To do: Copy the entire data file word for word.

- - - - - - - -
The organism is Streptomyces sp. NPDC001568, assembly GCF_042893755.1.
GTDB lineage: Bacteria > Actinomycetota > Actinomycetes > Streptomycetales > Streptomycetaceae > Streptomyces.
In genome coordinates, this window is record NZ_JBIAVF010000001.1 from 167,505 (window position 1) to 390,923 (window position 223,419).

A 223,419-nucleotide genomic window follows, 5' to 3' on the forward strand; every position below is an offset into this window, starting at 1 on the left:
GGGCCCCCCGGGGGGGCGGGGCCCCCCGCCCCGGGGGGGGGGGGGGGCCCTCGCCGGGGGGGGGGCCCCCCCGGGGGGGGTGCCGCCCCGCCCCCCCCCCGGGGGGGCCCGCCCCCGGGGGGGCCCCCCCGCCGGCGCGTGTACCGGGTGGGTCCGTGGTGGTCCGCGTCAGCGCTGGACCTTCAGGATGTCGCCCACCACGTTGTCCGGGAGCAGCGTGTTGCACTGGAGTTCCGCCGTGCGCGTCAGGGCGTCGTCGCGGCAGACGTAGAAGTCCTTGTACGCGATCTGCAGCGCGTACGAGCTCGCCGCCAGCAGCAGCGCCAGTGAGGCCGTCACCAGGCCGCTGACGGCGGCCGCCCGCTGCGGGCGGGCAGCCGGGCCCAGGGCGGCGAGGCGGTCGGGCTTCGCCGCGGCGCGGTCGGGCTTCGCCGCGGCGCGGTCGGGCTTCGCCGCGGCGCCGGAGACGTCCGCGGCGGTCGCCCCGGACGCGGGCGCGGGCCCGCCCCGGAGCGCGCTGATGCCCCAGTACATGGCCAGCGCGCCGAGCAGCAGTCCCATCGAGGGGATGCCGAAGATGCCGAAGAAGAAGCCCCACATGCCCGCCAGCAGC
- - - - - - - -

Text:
The organism is Streptomyces sp. NPDC001568, assembly GCF_042893755.1.
GTDB lineage: Bacteria > Actinomycetota > Actinomycetes > Streptomycetales > Streptomycetaceae > Streptomyces.
In genome coordinates, this window is record NZ_JBIAVF010000001.1 from 167,505 (window position 1) to 390,923 (window position 223,419).

A 223,419-nucleotide genomic window follows, 5' to 3' on the forward strand; every position below is an offset into this window, starting at 1 on the left:
GGGCCCCCCGGGGGGGCGGGGCCCCCCGCCCCGGGGGGGGGGGGGGGCCCTCGCCGGGGGGGGGGCCCCCCCGGGGGGGGTGCCGCCCCGCCCCCCCCCCGGGGGGGCCCGCCCCCGGGGGGGCCCCCCCGCCGGCGCGTGTACCGGGTGGGTCCGTGGTGGTCCGCGTCAGCGCTGGACCTTCAGGATGTCGCCCACCACGTTGTCCGGGAGCAGCGTGTTGCACTGGAGTTCCGCCGTGCGCGTCAGGGCGTCGTCGCGGCAGACGTAGAAGTCCTTGTACGCGATCTGCAGCGCGTACGAGCTCGCCGCCAGCAGCAGCGCCAGTGAGGCCGTCACCAGGCCGCTGACGGCGGCCGCCCGCTGCGGGCGGGCAGCCGGGCCCAGGGCGGCGAGGCGGTCGGGCTTCGCCGCGGCGCGGTCGGGCTTCGCCGCGGCGCGGTCGGGCTTCGCCGCGGCGCCGGAGACGTCCGCGGCGGTCGCCCCGGACGCGGGCGCGGGCCCGCCCCGGAGCGCGCTGATGCCCCAGTACATGGCCAGCGCGCCGAGCAGCAGTCCCATCGAGGGGATGCCGAAGATGCCGAAGAAGAAGCCCCACATGCCCGCCAGCAGC